SEATTLE -- The latest "Microsoft Millionaire" on
record hasn't worked at the company for more than two years.
Tom Davis, a systems engineer who had worked at
Microsoft since 1987 -- and in the software giant's Original Equipment
Makers group for more than 5 years -- was diagnosed in 1997 with
Hepatitis C, an incurable and potentially fatal liver disease.
A Seattle jury last week awarded Davis $2.3 million
for lost wages and benefits, including stock options. The jury found
that Microsoft had violated the Washington Law Against Discrimination by
not doing enough to help Davis find a job he could do in an ordinary
"I was pretty devastated by the response I got,"
Davis said of his treatment by the company. "Having been at Microsoft
for so many years ... I expected that they would help me and take care
His attorney, David Hasbrook of the Bellevue law firm
of O'Shea Barnard and Martin, said Davis had been working a 60- to
80-hour work week before coming down with the illness, but his doctors
recommended he cut back his hours to avoid fatigue and stress that could
imperil his health.
He said Davis kept asking the job recruiter to tell
him which jobs could be done in a 40-hour week, but the recruiter would
Hasbrook said Microsoft responded, in essence,
"There's all these jobs out here at Microsoft -- tell us if you're
interested in any of them, apply for them, and then, if you're selected
as the final candidate, we will then, and only then, inquire of whether
they can meet your medical restrictions of 40 hours a week."
Davis described the process as similar to playing a
game of Battleship, where he was being told to "go find something
hidden, and if you find it we'll tell you."
Matt Pilla, a spokesman for the company, said he
could not discuss the specifics of the case since he expected Microsoft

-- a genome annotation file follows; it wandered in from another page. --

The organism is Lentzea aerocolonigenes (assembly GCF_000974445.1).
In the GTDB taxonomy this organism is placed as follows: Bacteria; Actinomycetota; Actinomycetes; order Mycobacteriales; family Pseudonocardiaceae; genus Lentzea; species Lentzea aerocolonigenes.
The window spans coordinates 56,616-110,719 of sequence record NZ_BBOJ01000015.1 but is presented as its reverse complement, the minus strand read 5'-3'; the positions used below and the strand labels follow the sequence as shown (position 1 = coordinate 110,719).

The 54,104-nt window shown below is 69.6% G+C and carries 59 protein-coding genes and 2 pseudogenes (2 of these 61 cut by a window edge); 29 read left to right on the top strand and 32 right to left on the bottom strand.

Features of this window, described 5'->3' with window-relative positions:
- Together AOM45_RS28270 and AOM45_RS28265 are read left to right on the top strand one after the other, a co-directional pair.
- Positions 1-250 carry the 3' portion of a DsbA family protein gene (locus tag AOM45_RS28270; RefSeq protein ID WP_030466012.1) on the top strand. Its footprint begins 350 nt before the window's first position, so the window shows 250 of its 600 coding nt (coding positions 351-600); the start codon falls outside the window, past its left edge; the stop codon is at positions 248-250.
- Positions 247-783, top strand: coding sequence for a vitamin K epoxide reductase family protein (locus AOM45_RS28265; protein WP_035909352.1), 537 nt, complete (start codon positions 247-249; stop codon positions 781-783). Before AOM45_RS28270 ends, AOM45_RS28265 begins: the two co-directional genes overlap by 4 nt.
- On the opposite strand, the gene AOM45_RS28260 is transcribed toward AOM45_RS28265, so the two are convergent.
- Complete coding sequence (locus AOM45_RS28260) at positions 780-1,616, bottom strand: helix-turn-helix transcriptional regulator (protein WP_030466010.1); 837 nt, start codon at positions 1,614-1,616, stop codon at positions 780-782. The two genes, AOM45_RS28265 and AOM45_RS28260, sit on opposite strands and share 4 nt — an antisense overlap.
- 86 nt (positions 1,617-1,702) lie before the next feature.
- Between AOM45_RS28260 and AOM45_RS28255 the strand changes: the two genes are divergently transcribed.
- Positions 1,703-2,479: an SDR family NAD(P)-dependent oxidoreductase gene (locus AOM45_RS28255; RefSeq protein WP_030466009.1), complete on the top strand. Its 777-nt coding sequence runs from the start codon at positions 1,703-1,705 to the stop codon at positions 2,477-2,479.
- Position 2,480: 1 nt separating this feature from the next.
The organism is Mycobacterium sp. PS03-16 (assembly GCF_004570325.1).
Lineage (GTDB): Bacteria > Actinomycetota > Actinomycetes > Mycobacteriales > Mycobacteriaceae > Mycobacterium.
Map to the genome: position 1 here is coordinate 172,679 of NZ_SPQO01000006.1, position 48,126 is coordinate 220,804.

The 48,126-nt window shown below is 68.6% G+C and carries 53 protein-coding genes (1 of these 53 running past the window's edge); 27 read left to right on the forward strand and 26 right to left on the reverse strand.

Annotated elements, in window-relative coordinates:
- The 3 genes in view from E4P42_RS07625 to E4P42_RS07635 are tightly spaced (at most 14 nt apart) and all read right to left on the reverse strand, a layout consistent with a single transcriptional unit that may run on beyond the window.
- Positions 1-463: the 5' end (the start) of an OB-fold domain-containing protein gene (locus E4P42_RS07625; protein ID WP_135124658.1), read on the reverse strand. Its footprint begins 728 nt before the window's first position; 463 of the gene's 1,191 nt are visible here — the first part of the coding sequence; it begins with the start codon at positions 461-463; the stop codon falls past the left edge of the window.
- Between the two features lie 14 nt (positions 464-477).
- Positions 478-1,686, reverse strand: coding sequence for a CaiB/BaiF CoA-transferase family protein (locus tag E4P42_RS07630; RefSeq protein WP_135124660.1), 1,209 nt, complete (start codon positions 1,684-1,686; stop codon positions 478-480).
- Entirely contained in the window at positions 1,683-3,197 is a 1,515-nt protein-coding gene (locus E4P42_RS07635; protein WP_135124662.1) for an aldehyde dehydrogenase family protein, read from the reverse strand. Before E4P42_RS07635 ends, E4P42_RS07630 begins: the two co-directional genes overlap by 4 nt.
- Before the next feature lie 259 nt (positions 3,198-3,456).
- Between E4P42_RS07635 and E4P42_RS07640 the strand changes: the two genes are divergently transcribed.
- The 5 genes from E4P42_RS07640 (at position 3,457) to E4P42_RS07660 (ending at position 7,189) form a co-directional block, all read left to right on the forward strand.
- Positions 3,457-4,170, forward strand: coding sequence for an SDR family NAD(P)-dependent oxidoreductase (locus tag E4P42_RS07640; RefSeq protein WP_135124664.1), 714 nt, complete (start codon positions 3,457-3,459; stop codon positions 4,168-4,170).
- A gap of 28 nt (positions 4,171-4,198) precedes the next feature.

"We're really very disappointed with the result,"
Pilla said. "The law requires the company, or any company, to inform
employees of other potential job openings when there is a disability
that prevents them from performing their job duties. We did that."
Pilla said Microsoft is proud of its record of "going
above and beyond what the law requires in these cases."
He noted that WE magazine -- which he
described as "a pretty big magazine in the disabled community" -- gave
Microsoft its Golden Ladder Award this year, "which highlights Microsoft
as the number-one company in the nation for going beyond the Americans
With Disabilities Act, when it comes to accommodating employees with
"Obviously, this is an issue that we're very
sensitive to and we feel we have a good record on it," Pilla said. "In
this case, we just feel that, unfortunately, the outcome wasn't
consistent with the facts that were presented in court."
Now that the trial is over, Davis, who has not worked
for most of the last three years, said he plans to take care of his
health and to "see what the next challenge is out there."
He said he still is interested in working in a
"I love technology, I hope I always will," Davis
said. "I've been in the business for about 20 years. I still have a few
good years left."